Class, I’d like to point out this very unusual rock formation located near the Tayma oasis in Saudi Arabia known as the Al Naslaa rock.”
The image on the auditorium’s projection screen displays a large boulder–approximately twenty feet high and thirty feet wide–that appears to be split completely down the middle into two parts. It contains numerous petroglyphs including a crude image of a horse. A man in a flowing white robe is posed next to the rock, giving proportion to the structure.
“Righteous horse, dude! Was he stoned?”
The comment comes from a few rows back in the auditorium. It is followed with numerous snickers.
“Okay, funny… Listen up! I’d like to call your attention to the ‘split’ down the middle.”
The professor projects a red dot from his laser pointer on the screen and waves it along the rock’s divide.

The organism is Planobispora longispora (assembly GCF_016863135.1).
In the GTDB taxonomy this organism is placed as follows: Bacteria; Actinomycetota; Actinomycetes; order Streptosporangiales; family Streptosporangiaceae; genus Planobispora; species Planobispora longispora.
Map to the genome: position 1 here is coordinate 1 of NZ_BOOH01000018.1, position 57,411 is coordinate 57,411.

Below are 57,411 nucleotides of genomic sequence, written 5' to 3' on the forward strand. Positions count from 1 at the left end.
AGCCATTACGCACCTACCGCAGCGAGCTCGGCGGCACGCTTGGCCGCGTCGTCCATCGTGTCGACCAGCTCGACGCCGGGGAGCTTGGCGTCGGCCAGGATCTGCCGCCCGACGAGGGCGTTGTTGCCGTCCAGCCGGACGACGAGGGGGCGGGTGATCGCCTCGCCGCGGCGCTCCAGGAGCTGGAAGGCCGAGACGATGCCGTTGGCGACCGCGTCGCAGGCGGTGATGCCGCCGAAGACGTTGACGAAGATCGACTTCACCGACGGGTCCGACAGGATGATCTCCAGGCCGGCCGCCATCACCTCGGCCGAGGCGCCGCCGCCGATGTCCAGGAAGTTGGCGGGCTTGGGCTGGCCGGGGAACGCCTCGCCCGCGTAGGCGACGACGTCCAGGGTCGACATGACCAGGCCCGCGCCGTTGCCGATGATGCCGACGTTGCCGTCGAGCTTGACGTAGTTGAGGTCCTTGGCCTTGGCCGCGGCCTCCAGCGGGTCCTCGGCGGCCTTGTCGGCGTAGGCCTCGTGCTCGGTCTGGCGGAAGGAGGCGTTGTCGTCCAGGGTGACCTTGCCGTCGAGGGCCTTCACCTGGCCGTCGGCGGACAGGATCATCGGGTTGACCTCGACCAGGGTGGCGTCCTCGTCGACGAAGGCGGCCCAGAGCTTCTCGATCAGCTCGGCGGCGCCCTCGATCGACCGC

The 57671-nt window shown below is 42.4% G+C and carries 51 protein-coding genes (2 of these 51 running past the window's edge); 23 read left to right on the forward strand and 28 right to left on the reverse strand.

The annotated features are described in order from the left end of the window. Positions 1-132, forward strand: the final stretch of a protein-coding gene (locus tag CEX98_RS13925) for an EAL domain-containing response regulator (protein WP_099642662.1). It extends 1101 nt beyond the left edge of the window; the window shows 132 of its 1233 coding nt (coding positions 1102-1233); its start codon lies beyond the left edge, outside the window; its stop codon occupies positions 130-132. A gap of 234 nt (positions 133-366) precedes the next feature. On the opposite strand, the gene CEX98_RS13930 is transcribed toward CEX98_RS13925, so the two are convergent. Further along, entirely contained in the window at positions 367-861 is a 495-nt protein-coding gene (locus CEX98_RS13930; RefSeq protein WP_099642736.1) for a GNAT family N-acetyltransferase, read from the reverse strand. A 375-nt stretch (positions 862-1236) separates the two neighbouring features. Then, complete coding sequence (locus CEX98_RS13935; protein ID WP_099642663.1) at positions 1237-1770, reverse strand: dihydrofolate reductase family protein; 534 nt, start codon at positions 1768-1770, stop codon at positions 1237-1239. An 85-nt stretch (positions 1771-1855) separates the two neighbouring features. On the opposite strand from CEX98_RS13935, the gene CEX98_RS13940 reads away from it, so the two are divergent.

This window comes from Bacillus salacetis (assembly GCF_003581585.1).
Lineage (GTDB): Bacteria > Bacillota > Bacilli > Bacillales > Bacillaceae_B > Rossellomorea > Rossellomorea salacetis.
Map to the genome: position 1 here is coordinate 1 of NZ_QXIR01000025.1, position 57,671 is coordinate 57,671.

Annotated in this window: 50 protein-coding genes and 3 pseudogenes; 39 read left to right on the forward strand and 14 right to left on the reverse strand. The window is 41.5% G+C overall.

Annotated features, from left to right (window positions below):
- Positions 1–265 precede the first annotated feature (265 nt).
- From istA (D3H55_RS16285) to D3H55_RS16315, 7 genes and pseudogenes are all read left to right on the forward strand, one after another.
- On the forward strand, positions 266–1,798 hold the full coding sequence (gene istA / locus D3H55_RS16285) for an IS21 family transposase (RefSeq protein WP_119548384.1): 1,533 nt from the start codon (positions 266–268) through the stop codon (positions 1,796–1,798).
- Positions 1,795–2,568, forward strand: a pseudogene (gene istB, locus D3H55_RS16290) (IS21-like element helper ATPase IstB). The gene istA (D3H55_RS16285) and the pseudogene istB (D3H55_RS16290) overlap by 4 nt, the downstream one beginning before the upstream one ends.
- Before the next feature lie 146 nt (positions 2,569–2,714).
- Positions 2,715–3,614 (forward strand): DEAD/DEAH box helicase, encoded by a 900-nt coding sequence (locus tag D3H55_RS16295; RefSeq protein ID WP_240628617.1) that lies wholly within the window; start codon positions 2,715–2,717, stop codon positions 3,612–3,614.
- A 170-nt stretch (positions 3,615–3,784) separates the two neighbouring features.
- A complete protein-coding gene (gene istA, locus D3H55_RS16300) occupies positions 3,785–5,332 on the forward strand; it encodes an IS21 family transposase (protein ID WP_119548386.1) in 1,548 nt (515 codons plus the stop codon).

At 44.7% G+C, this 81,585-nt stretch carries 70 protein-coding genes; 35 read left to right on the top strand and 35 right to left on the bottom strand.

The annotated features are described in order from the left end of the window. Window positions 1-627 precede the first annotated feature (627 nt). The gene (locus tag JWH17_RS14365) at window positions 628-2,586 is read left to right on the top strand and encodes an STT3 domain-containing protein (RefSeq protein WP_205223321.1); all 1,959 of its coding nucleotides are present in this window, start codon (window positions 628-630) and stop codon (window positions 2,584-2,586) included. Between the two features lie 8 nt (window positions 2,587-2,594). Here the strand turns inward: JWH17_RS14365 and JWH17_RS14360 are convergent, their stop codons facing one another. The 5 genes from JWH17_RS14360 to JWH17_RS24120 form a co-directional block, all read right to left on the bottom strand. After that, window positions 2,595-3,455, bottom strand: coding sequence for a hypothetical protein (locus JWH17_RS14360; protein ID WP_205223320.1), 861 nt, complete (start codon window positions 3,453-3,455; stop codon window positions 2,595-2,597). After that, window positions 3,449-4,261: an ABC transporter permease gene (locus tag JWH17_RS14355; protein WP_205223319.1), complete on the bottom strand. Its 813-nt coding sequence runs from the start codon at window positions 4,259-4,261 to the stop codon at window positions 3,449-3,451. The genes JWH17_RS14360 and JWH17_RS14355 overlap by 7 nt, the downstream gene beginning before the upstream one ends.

“As you can see, it’s very straight and no more than a few inches wide. Any idea what could have caused this?”
There is a resounding silence. Finally, someone from the back shouts, “Aliens.”
More snickers erupt. The professor shakes his head in frustration.
“I can see that many of you haven’t yet recovered from a long weekend of partying. Actually, geologists speculate that ‘freeze-thaw’ weathering created a small crack in the rock that eventually widened over the centuries.”
The professor puts down his pointer for a moment.
“Have any of you ever heard of Ocam’s razor? It’s the problem-solving principle that ‘entities should not be multiplied beyond necessity,’ sometimes inaccurately stated as ‘the simplest explanation is usually the best one.’ In this case, I’m afraid that geology is a simpler explanation and therefore trumps little green men.”
“What do you think of my masterpiece, Zytzydren? I call it ‘Yunxztqgy.’”
“Would you please stop screwing around with that laser cutter, Glyzmggrh, and help me load these minerals onto the ship! We have to finish this in less than one solar cycle, or there’ll be hell to pay.”